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21 Lessons for the 21st Century
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Number 3 October 2018

HUMANIORA

VOLUME 30



21 Lessons is Harari’s third book after Sapiens and 

Homo Deus. These three books seemingly form a 

trilogy although each of them can be read individually. 

He has other publications but Harari is currently 

best known for these three books. He introduces  21 



Lessons by comparing it with the other two.  Sapiens

says Harari deals with human’s past, while Homo 



Deus is about the future of humans. This leaves 21 

Lessons with the task of explaining the present. 

Harari goes back and forth from the past to 

the present to tell us what has gone wrong in our 

contemporary society. Being a historian he has a 

penchant for details. His book is filled with historical 

events and contemporary social phenomena. Many of 

us will be familiar with the examples that he chooses 

in order to prove his point. What is surprising is his 

perspectives on these things. Reading his book I 

cannot help but ask myself, why did it not occur to 

me to see them from Harari’s point of view when all 

this time the social phenomena have been staring at 

me in the eye. Let’s see what he says in the book. 

21 Lessons consists of 21 chapters. Although 

Harari says that this book is about how to deal with 

the present, the main theme of this book is actually the 

human mind. According to Harari, our present mind 

is an accumulation of the cultural journey of sapiens 

for 2.5 million years. So the human brain is biological, 

but the mind is cultural. Since the mind is a cultural 

product, it is vulnerable to power relations just like 

other forms of culture. Hence it will affect the way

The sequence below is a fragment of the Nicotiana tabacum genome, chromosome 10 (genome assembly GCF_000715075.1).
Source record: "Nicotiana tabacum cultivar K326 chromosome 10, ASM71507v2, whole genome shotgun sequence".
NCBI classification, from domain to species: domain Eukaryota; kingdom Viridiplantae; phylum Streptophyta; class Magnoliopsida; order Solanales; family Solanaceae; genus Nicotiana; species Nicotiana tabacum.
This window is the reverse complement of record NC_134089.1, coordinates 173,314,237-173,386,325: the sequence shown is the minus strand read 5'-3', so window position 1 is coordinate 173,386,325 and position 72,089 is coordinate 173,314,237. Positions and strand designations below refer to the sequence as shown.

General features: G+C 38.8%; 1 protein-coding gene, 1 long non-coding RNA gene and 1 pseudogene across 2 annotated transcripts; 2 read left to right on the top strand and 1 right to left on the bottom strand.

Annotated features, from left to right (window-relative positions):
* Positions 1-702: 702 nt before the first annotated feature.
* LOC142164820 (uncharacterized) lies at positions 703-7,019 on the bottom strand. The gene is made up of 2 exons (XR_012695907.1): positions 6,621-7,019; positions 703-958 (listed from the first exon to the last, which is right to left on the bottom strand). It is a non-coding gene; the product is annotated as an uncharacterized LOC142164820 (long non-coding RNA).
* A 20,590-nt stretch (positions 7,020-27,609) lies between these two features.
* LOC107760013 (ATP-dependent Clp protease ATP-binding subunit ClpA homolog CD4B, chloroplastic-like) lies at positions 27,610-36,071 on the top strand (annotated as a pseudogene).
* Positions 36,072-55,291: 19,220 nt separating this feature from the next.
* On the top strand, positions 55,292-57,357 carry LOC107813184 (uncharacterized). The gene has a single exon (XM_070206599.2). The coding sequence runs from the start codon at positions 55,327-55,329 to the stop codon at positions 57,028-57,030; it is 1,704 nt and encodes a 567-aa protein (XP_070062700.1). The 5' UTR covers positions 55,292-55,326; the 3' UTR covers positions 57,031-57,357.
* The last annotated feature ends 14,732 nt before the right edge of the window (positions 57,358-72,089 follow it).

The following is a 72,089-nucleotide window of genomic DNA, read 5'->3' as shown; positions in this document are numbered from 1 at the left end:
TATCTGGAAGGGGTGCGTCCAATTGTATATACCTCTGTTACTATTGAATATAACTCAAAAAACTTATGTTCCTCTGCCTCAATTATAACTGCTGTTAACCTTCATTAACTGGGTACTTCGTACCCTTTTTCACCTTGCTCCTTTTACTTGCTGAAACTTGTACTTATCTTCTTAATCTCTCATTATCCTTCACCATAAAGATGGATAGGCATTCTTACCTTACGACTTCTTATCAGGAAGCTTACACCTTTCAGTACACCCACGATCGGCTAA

we see ‘truth’.  After evolving for 2.5 million years, 

are we getting smarter? Apparently not. Harari finds 

that the main product of the human mind in the 21

st

 

century is stupidity. He warns that, “We should never 



underestimate human stupidity.” (p. 179). There are 

two main products of the ‘stupid’ human mind in the 

21

st

 century: the first one is Artificial Intelligence (AI).  



The second product is a string of twisted human logic.

The AI is not stupid per se. On the contrary, it 

is quite intelligent as the name suggests. However AI 

showcases the paradox of our intelligence. The human 

mind is so smart that it is able to create something 

even smarter than humans themselves. Hold on, this 

does not sound smart at all. Maybe this is stupid. 

Why would the human mind create something that 

would render the human mind itself obsolete? This is 

quite self-destructive if you think about it. A mindful 

suicide, in every sense of the word. Harari infers that 

humans use their intelligence to create things that 

would eventually renders their own mind useless. 

The reason for this is that humans surrender their 

power to make decisions to Artificial Intelligence.  I 

cannot even decide which Youtube videos to watch 

without checking out the recommended section. This 

recommendation is algorithm, which is basically AI 

subtly making decisions on my behalf. Harari says that 

in the past, “… the masses revolt against exploitation.” 

In the present, “… the masses fear irrelevance.” (p.8). 

Humans are being made redundant by AI. People are 

being laid off their jobs because of the decisions made 

by their AI bosses who can calculate work efficiency 

more accurately than human bosses.  

Where are humans lacking? Basically we lack 

speed. Again, this is our own fault and stupidity for 

creating something so fast like the computer.  Harari 

claims that in the digital era the most important power 

is gained through “connectivity and updateability” 

(p. 22). Unfortunately humans are so slow to connect 

BOOK REVIEW

21 Lessons for the 21st Century

Author: Yuval Noah Harari

Publisher: Penguin Random House LLC.

Year of Publication: © 2018

ISBN 978-1787330870

Suzie Handajani

Universitas Gadjah Mada, Indonesia

Email: suzie_handajani@ugm.ac.id

Page 342–344

doi.org/10.22146/jh.v30i3.39310

jurnal.ugm.ac.id/jurnal-humaniora



343

Suzie Handajani - 21 Lessons for the 21st Century

and update ourselves, despite the fancy names that